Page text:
Kama Sutra: A Tale of Love
|This article relies largely or entirely upon a single source. (December 2013)|
|Kama Sutra: A Tale of Love|
Theatrical release poster
|Directed by||Mira Nair|
|Produced by||Caroline Baron
Lydia Dean Pilcher
|Written by||Helena Kriel
|Edited by||Kristina Boden|
|Distributed by||Trimark Pictures|
|Release date(s)||28 February 1997|
|Running time||117 minutes|
Kama Sutra: A Tale of Love is a 1996 Indian film directed by Mira Nair. The film takes its title from the ancient Indian text, the Kama Sutra, but this only serves as a common link between the characters.
During filming in India, the name of the project was not revealed to government officials who would have denied the petition to film in India had it been called "Kama Sutra." Instead, it was called "Maya & Tara." Since government officials made many periodic visits to the set to ensure proper Indian film etiquette, the cast had to improvise fake scenes which avoided the nudity and sexuality central to the story. Upon completion, authorities screened the film and it was subsequently banned in India because of the erotic scenes that contained heterosexual as well as homosexual elements (the lesbianism was depicted in an explicit scene, whereas the male homosexuality was more implied).
Set in 16th century India, this movie depicts the story of two girls who were raised together, though they came from different social classes. Tara (Sarita Choudhury) is an upper-caste princess while Maya (Indira Varma) is her beautiful servant. The two girls are best friends, but an undercurrent of jealousy and resentment is caused by Tara's haughtiness, symbolized by the fact that Maya is given Tara's hand-me-down clothes and never anything new to wear. As the girls approach marriageable age, Tara resents that Maya is a better classical dancer than she is, and that her parents and hunchback brother, Prince Bikram (aka "Viki") show affection for her servant.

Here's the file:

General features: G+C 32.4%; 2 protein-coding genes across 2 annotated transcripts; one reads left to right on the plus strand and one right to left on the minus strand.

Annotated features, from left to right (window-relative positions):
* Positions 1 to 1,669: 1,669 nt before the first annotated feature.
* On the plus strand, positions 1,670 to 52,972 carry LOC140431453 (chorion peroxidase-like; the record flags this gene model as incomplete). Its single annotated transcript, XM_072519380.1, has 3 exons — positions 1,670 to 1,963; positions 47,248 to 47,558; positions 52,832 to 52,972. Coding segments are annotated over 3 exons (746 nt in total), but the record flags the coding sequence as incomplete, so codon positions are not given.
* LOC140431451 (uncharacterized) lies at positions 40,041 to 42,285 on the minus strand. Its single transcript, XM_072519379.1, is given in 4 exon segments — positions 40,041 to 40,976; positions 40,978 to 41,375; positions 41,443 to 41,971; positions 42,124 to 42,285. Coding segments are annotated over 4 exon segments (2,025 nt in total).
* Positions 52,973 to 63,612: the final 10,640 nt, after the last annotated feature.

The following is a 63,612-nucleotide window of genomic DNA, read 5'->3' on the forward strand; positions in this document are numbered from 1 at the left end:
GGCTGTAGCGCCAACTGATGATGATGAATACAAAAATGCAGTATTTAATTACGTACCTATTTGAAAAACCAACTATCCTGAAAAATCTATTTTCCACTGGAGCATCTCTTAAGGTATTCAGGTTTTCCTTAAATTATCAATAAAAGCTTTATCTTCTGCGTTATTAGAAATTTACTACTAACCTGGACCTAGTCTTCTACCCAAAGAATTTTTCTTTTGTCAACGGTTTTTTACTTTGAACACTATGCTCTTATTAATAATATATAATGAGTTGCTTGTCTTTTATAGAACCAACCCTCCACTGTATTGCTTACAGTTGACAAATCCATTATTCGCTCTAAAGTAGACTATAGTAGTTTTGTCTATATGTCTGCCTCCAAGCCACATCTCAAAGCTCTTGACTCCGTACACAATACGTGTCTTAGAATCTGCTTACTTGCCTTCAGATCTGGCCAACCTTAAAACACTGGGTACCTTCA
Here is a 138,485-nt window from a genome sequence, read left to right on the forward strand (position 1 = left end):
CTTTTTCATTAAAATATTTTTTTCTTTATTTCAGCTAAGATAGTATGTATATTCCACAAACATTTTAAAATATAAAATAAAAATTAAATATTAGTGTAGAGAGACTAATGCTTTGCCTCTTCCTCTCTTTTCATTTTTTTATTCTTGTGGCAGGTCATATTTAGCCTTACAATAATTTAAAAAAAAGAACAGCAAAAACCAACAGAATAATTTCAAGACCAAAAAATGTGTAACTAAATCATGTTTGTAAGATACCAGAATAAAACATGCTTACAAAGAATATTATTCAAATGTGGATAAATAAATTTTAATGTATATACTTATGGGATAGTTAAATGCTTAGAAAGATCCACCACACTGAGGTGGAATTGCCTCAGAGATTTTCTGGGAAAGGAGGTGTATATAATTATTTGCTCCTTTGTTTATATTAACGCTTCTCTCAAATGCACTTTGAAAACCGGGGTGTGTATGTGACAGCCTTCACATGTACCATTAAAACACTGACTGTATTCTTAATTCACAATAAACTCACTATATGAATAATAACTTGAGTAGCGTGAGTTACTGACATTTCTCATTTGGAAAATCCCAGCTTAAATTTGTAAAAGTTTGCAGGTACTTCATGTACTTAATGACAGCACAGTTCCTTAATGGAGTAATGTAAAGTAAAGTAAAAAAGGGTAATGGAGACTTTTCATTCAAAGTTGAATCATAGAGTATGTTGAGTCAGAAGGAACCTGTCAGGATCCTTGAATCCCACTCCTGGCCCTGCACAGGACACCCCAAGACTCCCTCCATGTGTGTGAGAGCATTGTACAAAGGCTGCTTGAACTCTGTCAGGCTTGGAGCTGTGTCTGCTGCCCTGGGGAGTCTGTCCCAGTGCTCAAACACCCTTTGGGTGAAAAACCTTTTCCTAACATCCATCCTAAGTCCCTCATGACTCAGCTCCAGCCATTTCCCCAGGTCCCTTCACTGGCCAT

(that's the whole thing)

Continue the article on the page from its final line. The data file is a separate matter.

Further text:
Tara is prepared to marry Prince Raj Singh (Naveen Andrews), and Maya is forced into the role of the inferior servant at their wedding festival. When the prince comes to view his future wife, he is instantly infatuated with Maya instead. Noticing this, Tara spits in Maya's face, sending her from the wedding in tears. Maya decides to take revenge when she chances on Raj sleeping alone, before he has completed the marriage rites with Tara. Maya has her first sexual experience with Raj, but unknown to both, Tara's brother, Prince "Viki", hides and watches the two of them together. Viki is crushed that his childhood infatuation has slept with his future brother-in-law, but at first keeps the knowledge to himself, and the wedding rites are completed the next day.
As Tara is leaving home as a newly-wedded bride to Raj, Maya tells her that just as Maya wore the princess's used clothes all her life, Tara will now have something Maya has used. During her wedding night, Tara, a sheltered virgin full of romantic dreams, is hesitant to consummate their relationship. This angers and sexually frustrates Raj, who rapes his horrified bride, setting a tone of violence and humiliation for the marriage. Despite this, Tara still yearns for a loving relationship with her indifferent husband.